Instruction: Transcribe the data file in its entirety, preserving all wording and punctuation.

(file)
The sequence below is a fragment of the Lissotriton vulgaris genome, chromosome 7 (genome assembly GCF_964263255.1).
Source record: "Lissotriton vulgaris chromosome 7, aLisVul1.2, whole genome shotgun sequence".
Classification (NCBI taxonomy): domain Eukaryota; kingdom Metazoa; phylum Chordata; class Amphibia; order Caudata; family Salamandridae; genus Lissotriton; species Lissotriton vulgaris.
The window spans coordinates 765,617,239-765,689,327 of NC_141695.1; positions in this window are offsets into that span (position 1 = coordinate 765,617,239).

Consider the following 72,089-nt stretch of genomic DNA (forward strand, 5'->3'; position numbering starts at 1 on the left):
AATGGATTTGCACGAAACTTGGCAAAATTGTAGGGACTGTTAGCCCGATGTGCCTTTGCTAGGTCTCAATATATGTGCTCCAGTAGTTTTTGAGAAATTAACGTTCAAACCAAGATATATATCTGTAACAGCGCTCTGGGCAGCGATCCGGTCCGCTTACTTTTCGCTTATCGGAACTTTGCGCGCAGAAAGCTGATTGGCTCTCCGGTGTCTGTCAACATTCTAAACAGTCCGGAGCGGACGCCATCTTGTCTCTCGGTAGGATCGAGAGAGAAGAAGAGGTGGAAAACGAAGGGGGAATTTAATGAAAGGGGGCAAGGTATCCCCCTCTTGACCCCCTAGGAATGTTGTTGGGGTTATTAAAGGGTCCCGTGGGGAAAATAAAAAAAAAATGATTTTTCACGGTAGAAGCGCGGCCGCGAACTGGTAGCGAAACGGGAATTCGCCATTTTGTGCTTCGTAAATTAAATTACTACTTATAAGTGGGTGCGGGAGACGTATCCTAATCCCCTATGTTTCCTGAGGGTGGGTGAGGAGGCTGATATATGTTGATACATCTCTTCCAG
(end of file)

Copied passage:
The sequence below is a fragment of the Lissotriton vulgaris genome, chromosome 7 (genome assembly GCF_964263255.1).
Source record: "Lissotriton vulgaris chromosome 7, aLisVul1.2, whole genome shotgun sequence".
Classification (NCBI taxonomy): domain Eukaryota; kingdom Metazoa; phylum Chordata; class Amphibia; order Caudata; family Salamandridae; genus Lissotriton; species Lissotriton vulgaris.
The window spans coordinates 765,617,239-765,689,327 of NC_141695.1; positions in this window are offsets into that span (position 1 = coordinate 765,617,239).

Consider the following 72,089-nt stretch of genomic DNA (forward strand, 5'->3'; position numbering starts at 1 on the left):
AATGGATTTGCACGAAACTTGGCAAAATTGTAGGGACTGTTAGCCCGATGTGCCTTTGCTAGGTCTCAATATATGTGCTCCAGTAGTTTTTGAGAAATTAACGTTCAAACCAAGATATATATCTGTAACAGCGCTCTGGGCAGCGATCCGGTCCGCTTACTTTTCGCTTATCGGAACTTTGCGCGCAGAAAGCTGATTGGCTCTCCGGTGTCTGTCAACATTCTAAACAGTCCGGAGCGGACGCCATCTTGTCTCTCGGTAGGATCGAGAGAGAAGAAGAGGTGGAAAACGAAGGGGGAATTTAATGAAAGGGGGCAAGGTATCCCCCTCTTGACCCCCTAGGAATGTTGTTGGGGTTATTAAAGGGTCCCGTGGGGAAAATAAAAAAAAAATGATTTTTCACGGTAGAAGCGCGGCCGCGAACTGGTAGCGAAACGGGAATTCGCCATTTTGTGCTTCGTAAATTAAATTACTACTTATAAGTGGGTGCGGGAGACGTATCCTAATCCCCTATGTTTCCTGAGGGTGGGTGAGGAGGCTGATATATGTTGATACATCTCTTCCAG